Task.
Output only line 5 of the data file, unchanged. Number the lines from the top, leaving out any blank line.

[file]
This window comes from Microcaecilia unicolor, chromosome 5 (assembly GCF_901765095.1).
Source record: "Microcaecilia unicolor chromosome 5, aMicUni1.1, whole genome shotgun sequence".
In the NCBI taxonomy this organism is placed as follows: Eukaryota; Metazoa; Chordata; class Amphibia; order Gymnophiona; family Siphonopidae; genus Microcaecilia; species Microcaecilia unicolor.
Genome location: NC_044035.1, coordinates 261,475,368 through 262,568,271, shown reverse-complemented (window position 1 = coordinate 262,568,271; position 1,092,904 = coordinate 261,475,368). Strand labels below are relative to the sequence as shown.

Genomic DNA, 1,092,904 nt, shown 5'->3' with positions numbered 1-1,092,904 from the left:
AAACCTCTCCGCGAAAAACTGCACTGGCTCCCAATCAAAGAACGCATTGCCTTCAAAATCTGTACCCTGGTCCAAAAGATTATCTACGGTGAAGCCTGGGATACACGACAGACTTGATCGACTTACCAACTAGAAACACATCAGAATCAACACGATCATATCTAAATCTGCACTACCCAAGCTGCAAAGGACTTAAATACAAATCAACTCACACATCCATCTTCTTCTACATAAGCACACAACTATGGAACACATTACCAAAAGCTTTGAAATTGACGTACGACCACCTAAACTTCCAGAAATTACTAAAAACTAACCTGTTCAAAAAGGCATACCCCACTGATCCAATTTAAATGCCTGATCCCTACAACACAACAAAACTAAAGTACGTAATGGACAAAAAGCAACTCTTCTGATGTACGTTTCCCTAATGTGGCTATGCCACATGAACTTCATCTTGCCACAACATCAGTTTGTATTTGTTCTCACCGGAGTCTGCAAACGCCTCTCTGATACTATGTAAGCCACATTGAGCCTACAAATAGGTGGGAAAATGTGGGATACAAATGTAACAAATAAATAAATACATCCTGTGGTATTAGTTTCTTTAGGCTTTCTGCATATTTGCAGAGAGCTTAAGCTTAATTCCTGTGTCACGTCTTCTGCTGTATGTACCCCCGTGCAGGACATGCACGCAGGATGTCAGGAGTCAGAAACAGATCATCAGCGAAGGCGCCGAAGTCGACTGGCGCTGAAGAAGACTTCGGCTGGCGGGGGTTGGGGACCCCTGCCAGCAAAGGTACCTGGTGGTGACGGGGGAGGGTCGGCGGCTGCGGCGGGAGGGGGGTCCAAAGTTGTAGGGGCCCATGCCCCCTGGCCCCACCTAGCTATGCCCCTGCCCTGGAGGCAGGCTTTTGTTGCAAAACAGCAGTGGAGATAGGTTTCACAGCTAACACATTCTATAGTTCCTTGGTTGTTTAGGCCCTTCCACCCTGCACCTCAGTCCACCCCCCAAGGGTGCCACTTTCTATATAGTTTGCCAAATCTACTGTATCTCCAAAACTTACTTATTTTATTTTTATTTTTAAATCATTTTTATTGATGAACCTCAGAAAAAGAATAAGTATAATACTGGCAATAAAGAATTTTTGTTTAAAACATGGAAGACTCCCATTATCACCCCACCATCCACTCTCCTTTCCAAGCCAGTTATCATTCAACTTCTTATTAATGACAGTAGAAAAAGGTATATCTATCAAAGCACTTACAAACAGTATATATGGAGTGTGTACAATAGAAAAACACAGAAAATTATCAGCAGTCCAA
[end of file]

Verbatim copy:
Genomic DNA, 1,092,904 nt, shown 5'->3' with positions numbered 1-1,092,904 from the left: